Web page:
Proponents argue that sentence diagramming is a useful visual tool that allows teachers and students to identify the different parts of sentences, understand how these parts function, and see how these parts relate to other parts of the sentence. Most students find that the visual image helps them better understand and remember the parts of a sentence, grammatical terms, and the rules of grammar. Sentence diagrams make the abstract components of English grammar concrete for English speakers and writers. With a bit of practice, writers can use diagramming to diagnose their own grammatical errors and fix them.

Why Not Teach Sentence Diagramming?

Opponents argue that constructing sentence diagrams is not authentic writing; it is analysis. Understanding the parts of sentences and how they relate to one another does not necessarily mean that a student can apply this understanding to construct meaningful sentences. Correct sentences are not the same as coherent sentences. Furthermore, sentence diagramming does not go beyond the sentence level and so does not deal with connected thought, that is the paragraph level, or by extension, a unified essay. Lastly, any instructional practice is reductive—it takes away instructional time. Students learning to write benefit more from authentic writing practice, than from sentence diagramming analysis.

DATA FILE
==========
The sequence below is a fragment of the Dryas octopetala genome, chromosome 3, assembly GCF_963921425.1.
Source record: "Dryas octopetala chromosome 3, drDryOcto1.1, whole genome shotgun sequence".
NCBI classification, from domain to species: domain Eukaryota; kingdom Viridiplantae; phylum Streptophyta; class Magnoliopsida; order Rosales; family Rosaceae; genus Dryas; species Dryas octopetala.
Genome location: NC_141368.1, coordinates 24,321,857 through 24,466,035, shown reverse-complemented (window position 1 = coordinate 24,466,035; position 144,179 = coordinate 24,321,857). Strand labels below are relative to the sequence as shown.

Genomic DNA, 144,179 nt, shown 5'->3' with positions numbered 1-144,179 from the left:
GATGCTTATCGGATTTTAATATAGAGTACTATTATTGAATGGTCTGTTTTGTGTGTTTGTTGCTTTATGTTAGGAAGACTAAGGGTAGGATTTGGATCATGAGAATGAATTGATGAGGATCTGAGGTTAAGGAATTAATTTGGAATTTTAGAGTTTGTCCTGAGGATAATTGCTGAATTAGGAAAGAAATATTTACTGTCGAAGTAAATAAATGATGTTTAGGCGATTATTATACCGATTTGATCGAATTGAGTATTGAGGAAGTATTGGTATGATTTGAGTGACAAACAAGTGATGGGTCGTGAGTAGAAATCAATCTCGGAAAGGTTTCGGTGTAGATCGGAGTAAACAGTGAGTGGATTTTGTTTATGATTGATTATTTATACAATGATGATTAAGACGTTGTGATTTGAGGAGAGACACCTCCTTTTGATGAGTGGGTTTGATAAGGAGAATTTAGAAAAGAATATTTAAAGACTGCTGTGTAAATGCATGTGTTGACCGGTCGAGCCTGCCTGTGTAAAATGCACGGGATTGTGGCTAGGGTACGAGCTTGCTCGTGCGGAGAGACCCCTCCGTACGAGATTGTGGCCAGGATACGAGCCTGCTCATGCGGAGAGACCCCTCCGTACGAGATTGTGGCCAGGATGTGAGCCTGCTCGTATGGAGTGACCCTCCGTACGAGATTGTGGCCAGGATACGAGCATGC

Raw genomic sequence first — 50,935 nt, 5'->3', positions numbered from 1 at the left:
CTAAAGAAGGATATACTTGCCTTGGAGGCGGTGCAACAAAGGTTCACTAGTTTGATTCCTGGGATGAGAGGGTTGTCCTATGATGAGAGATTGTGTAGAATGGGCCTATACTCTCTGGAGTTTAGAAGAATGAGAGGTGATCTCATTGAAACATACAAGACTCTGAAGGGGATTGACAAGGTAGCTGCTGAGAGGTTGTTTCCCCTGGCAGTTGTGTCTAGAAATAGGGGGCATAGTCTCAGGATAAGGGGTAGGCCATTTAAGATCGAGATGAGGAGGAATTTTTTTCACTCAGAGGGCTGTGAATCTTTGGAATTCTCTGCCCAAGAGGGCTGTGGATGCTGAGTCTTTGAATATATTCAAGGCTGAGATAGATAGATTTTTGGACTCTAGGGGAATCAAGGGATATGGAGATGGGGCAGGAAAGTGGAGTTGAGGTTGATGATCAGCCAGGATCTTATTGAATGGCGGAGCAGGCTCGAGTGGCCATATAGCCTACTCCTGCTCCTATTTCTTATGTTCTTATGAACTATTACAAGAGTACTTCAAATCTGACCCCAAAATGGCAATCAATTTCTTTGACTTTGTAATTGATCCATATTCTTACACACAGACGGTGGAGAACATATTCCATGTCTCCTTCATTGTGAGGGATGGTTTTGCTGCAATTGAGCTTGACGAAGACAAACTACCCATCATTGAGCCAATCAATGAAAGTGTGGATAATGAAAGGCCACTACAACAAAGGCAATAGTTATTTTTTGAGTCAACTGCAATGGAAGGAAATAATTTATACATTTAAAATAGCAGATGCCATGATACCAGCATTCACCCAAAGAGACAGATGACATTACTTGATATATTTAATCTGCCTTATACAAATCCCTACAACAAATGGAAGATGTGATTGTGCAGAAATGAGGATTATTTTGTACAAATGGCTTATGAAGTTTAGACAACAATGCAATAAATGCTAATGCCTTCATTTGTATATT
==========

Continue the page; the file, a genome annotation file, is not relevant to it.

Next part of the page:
Does Sentence Diagramming Make Sense?

Effective writing instruction melds both analysis and practice. Students need the deductive apply-the-components/rules-of-grammar approach and the inductive practice-the-meaningful-communication of ideas-with-feedback approach to become effective writers. Some sentence diagramming does make sense: not too much to take over a writing program, but just enough to do its job. I advocate more recognition practice and less application practice. In other words, providing a sentence diagram with one or two missing words, say the direct and indirect objects, and having students identify and place those two missing parts of the sentence, achieves the instructional objective just as well as taking the time needed for students to construct the whole sentence. If you’re studying a leaf, you don’t have to draw the whole tree.